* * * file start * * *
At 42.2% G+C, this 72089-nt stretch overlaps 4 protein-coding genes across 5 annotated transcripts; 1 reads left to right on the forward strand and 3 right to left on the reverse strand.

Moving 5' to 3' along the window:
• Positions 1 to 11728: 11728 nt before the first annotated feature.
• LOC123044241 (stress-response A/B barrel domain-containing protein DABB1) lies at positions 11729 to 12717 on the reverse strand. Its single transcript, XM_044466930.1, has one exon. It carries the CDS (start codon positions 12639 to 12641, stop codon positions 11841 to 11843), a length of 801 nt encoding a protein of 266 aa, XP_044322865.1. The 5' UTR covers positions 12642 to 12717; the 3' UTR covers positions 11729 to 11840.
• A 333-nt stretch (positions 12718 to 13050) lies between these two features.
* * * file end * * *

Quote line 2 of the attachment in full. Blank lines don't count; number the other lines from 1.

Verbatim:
Moving 5' to 3' along the window: